Yesterday’s high: €1.1266
Yesterday’s low: €1.1192
GBP/EUR Falls as S&P Claims Rate Hike Not Warranted
GBP EUR stumbled yesterday following an assessment from the ratings agency Standard & Poor’s, who warned that Britain’s economy may not be strong enough to handle an interest rate hike at this juncture.
This announcement followed an increasing number of hawkish speeches from Bank of England (BoE) policymakers, with Governor Mark Carney’s recent statements at the forefront.
Carney reiterated his sentiment last week, stating:
‘What we have said, [is] that if the economy continues on the track that it’s been on, and all indications are that it is, in the relatively near term we can expect that interest rates would increase somewhat’.
The strength of the UK’s economy has, however, come into question this week on the back of a spate of disappointing UK data releases, notably the Markit manufacturing PMI on Monday and the Construction PMI on Tuesday – both of which missed their forecasts.
S&P referenced these disappointing prints, pointing out that the expected recovery from a weak first half of 2017 had failed to come to fruition and that a rate hike would only harm the economy.
Surprisingly, S&P also critiqued the BoE, accusing them of purposefully hyping a rate hike in order to buoy the Pound through a period of strife.
This news quickly weighed on the Pound and helped the Euro to capitalise.
On the flip side, the Euro remained sturdy on the news that the European Central Bank (ECB) intends to end its bond-buying scheme next year, yesterday’s ECB meeting minutes revealed.
The accounts of the bank’s September vote meeting suggested that members of the governing council were only growing in confidence that the bloc’s economic recovery will continue.
The account stated:
‘A view was put forward that conditions were increasingly falling into place that would allow the intensity of monetary policy accommodation to be adapted and would provide an opportunity to scale back the Eurosystem’s net asset purchases’.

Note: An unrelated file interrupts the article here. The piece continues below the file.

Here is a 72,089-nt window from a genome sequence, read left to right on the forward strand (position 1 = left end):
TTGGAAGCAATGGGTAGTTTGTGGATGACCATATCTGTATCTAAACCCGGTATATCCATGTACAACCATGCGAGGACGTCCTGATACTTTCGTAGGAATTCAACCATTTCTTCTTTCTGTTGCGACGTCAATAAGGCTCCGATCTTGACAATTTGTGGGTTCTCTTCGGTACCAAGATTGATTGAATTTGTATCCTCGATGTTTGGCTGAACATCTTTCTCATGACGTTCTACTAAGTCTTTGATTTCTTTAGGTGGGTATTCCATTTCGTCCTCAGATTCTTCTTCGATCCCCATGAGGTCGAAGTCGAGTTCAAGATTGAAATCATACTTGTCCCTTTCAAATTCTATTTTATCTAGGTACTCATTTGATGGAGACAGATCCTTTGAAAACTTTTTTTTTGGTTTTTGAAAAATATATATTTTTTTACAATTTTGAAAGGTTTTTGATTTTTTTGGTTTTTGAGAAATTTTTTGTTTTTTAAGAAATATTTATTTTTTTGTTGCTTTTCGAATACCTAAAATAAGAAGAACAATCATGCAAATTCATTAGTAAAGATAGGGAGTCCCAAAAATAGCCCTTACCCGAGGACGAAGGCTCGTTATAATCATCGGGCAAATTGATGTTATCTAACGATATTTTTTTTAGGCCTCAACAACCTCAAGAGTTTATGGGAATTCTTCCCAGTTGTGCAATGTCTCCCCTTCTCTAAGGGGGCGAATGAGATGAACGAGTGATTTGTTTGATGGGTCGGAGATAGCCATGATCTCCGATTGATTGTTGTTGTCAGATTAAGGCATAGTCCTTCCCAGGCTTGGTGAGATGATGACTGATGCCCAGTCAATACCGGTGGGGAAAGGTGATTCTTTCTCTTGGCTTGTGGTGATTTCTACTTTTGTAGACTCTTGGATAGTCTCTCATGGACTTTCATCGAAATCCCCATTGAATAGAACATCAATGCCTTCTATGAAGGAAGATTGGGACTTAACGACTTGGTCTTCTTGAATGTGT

The ECB is expected to announce the tapering of its quantitative easing (QE) scheme at its October meeting on the 26th, although there remains concern regarding wage growth within the bloc and indeed levels of inflation, which continue to remain below target levels.
Euro Outlook: German Factory Orders and Catalan Announcement Ahead
The Euro’s advance may continue today thanks to the results of the German factory order figures.
German factory orders climbed month-on-month from the -0.4% contraction in July to growth of 3.6% in August.
The year-on-year figure revealed a surprising jump from 5.4% in the previous period to 7.8% in August.
However, markets will also be keeping an eye on the situation in Catalonia, which is steadily boiling as the Catalonian Government decides if and when it will declare its independence.
If leader of Catalonia Carles Puigdemont does declare independence then the Spanish Government may initiate Article 155 to legally take control of the rogue region – though what this means in physical terms remains questionable.
Any instability within Spain is likely to continue to reflect badly on the stability of the Eurozone itself, with potential consequences for EUR should things continue to escalate.
6th October 2017
Potential Catalan Independence Announcement
06:00 German Factory Orders
12:00 BoE Haldane Speaks in London
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